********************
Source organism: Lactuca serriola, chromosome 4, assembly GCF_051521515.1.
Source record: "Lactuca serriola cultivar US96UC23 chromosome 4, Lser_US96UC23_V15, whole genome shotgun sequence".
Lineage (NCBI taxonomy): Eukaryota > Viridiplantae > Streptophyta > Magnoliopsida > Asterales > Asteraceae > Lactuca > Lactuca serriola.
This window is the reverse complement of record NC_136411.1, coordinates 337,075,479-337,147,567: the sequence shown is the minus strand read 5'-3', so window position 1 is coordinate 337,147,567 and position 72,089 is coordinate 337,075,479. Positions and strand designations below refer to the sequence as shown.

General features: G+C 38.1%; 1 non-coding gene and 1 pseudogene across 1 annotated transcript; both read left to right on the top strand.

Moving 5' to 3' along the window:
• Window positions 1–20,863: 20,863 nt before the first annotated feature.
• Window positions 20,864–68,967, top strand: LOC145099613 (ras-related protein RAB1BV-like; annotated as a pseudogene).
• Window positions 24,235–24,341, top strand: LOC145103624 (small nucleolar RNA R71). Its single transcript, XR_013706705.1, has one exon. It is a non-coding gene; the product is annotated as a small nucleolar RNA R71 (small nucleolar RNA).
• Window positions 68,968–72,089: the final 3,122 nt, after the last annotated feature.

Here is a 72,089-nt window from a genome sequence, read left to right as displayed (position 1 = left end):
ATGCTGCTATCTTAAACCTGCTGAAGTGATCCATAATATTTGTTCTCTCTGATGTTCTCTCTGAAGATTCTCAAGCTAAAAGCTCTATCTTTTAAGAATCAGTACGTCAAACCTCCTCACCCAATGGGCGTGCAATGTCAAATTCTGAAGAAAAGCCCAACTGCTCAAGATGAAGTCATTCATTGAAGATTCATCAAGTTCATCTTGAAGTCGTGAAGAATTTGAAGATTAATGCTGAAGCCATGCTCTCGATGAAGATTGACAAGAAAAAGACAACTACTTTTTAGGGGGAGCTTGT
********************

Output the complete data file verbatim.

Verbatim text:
Source organism: Lactuca serriola, chromosome 4, assembly GCF_051521515.1.
Source record: "Lactuca serriola cultivar US96UC23 chromosome 4, Lser_US96UC23_V15, whole genome shotgun sequence".
Lineage (NCBI taxonomy): Eukaryota > Viridiplantae > Streptophyta > Magnoliopsida > Asterales > Asteraceae > Lactuca > Lactuca serriola.
This window is the reverse complement of record NC_136411.1, coordinates 337,075,479-337,147,567: the sequence shown is the minus strand read 5'-3', so window position 1 is coordinate 337,147,567 and position 72,089 is coordinate 337,075,479. Positions and strand designations below refer to the sequence as shown.

General features: G+C 38.1%; 1 non-coding gene and 1 pseudogene across 1 annotated transcript; both read left to right on the top strand.

Moving 5' to 3' along the window:
• Window positions 1–20,863: 20,863 nt before the first annotated feature.
• Window positions 20,864–68,967, top strand: LOC145099613 (ras-related protein RAB1BV-like; annotated as a pseudogene).
• Window positions 24,235–24,341, top strand: LOC145103624 (small nucleolar RNA R71). Its single transcript, XR_013706705.1, has one exon. It is a non-coding gene; the product is annotated as a small nucleolar RNA R71 (small nucleolar RNA).
• Window positions 68,968–72,089: the final 3,122 nt, after the last annotated feature.

Here is a 72,089-nt window from a genome sequence, read left to right as displayed (position 1 = left end):
ATGCTGCTATCTTAAACCTGCTGAAGTGATCCATAATATTTGTTCTCTCTGATGTTCTCTCTGAAGATTCTCAAGCTAAAAGCTCTATCTTTTAAGAATCAGTACGTCAAACCTCCTCACCCAATGGGCGTGCAATGTCAAATTCTGAAGAAAAGCCCAACTGCTCAAGATGAAGTCATTCATTGAAGATTCATCAAGTTCATCTTGAAGTCGTGAAGAATTTGAAGATTAATGCTGAAGCCATGCTCTCGATGAAGATTGACAAGAAAAAGACAACTACTTTTTAGGGGGAGCTTGT